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Pop culture obsessives writing for the pop culture obsessed.

The Three Musketeers

Illustration for article titled The Three Musketeers

“All for one and one for all!” goes the famous motto of Alexandre Dumas’ musketeers, so it’s odd to see an adaptation of The Three Musketeers—yes, another—so divided against itself. Directed by Paul W.S. Anderson (Death Race, the Resident Evil series), this version of the Musketeers story can’t decide if it wants to be an old-fashioned tale of swashbuckling adventure and palace intrigue or a cheeky, effects-heavy rethink of some iconic characters a la the Guy Ritchie-directed Sherlock Holmes. So it tries to be both at once, with annoying, if hardly disastrous results.

Luke Evans, Ray Stevenson, and Matthew Macfayden make for a sturdy central trio, keeping the characters’ personalities intact even though they’ve been re-imagined as gadget-toting 17th-century super-spies. But the briskly paced film never gives them much time to establish their famed rapport. Christoph Waltz, an inspired choice for Richelieu, meets a similar fate. He’s clearly relishing the chance to play the famous villain, but Anderson doesn’t give the audience much of an opportunity to relish his work. Instead, the film spends much more time with its D’Artagnan, played by Percy Jackson star Logan Lerman as a cocky, hard-to-like asshole. (If Lerman’s goal here was to establish himself as the first person to call when Shia LaBeouf turns down a part, then mission accomplished.) Anderson regular Milla Jovovich rounds out the cast as the treacherous Milady, whose skills with slow-motion, Matrix-inspired derring-do rival the musketeers’.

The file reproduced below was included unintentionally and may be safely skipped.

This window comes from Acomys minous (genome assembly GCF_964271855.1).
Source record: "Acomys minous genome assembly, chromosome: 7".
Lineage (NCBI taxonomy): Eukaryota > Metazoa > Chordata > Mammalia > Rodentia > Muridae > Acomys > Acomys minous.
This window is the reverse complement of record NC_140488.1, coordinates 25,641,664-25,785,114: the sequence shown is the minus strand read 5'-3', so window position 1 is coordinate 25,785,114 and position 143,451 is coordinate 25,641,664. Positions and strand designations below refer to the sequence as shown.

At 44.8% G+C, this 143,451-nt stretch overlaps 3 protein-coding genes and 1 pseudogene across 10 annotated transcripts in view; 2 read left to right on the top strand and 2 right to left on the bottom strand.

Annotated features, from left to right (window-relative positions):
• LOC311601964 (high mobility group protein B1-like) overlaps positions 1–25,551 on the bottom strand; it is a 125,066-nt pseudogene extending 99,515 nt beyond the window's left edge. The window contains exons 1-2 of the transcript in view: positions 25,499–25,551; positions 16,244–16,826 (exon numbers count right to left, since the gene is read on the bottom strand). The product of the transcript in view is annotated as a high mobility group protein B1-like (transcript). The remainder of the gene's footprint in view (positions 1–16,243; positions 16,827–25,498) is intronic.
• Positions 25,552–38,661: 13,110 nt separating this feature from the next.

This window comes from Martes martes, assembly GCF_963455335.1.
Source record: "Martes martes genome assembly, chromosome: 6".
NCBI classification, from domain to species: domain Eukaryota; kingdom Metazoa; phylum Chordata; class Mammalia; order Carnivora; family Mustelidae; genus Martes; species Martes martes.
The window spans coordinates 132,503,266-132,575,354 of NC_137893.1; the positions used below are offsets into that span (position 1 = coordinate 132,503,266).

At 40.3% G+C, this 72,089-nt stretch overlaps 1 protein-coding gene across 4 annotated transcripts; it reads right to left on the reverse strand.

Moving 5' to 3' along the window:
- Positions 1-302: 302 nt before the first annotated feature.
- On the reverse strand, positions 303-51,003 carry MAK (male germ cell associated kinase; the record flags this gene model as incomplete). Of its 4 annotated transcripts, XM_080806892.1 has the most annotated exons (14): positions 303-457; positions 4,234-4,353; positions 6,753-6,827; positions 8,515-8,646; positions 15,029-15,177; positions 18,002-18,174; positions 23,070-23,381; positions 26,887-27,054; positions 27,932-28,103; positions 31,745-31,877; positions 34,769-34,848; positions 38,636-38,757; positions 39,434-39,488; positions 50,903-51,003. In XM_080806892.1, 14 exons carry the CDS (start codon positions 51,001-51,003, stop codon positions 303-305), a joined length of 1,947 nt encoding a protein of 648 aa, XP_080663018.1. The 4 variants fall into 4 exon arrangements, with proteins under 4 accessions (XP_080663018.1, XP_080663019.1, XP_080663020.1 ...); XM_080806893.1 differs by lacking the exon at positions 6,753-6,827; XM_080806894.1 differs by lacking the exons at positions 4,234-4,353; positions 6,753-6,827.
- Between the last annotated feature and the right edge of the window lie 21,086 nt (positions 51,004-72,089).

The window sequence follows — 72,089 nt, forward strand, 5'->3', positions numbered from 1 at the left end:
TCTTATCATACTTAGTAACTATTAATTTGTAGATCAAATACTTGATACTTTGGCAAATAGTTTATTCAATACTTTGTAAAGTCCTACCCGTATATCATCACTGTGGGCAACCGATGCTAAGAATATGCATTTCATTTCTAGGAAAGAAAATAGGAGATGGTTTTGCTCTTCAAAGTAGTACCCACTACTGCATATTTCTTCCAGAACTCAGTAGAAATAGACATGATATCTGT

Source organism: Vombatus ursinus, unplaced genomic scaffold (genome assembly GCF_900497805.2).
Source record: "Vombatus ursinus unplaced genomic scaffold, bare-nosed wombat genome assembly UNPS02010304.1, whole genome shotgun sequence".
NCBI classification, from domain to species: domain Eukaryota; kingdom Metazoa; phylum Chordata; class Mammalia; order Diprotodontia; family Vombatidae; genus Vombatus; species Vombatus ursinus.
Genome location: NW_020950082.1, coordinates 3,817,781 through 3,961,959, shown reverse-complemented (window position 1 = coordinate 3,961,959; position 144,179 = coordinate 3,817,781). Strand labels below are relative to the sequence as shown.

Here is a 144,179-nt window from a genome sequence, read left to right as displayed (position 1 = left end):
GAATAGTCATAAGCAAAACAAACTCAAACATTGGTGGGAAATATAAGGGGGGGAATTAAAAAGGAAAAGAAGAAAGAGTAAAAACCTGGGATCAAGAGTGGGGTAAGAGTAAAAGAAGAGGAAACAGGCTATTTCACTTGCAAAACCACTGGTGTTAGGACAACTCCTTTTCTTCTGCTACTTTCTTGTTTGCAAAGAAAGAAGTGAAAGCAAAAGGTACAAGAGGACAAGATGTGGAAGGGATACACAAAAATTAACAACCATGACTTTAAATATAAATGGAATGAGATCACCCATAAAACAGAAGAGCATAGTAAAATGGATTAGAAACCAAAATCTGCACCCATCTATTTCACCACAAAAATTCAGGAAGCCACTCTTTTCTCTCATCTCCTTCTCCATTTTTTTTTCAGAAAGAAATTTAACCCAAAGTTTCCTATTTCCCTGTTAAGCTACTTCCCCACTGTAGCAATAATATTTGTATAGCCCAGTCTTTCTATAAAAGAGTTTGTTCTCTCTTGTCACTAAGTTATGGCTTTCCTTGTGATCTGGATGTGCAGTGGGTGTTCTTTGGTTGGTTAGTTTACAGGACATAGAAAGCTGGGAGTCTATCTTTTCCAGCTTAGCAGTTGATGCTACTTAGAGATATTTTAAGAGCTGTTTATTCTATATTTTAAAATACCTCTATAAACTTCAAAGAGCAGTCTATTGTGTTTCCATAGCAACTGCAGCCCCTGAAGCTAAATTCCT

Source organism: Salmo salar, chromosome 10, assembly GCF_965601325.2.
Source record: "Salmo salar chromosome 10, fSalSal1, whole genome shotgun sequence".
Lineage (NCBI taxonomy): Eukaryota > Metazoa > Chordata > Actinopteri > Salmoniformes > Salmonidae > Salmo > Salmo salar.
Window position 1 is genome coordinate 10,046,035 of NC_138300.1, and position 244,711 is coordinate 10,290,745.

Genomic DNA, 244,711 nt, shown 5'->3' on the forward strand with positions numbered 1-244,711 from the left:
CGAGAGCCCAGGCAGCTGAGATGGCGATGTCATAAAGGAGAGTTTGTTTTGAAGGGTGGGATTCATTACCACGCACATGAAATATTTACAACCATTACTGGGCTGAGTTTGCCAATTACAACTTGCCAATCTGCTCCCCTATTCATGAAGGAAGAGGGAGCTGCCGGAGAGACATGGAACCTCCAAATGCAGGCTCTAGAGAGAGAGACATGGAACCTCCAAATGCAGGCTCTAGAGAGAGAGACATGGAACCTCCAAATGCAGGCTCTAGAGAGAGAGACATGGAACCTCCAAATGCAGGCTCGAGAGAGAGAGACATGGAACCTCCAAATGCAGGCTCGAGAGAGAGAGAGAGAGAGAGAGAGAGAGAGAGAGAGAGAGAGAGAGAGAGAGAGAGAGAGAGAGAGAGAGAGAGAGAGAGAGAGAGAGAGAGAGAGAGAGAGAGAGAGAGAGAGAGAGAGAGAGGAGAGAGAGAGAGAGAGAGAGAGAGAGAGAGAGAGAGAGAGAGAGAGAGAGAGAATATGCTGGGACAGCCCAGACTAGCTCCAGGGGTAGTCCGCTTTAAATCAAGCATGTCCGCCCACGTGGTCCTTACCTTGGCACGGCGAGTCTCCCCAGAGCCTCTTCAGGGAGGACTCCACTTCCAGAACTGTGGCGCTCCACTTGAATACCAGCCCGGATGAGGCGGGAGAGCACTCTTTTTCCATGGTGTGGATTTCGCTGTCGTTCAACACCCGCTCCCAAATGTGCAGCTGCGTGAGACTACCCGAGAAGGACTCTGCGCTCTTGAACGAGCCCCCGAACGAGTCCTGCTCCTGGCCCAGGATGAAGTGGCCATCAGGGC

Eventually the human factor stops mattering entirely as the film becomes dominated by CGI airships, Da Vinci-derived weaponry, and other additions Dumas would no doubt regret not thinking up himself, none of them particularly thrilling or imaginatively rendered. In that sense they’re of a piece with the rest of the film. Beyond being unable to decide what kind of Musketeers movie it wants to be, Anderson’s adaptation seems determined to underachieve as both heavy spectacle and light adventure. It’s two mediocrities for the price of one.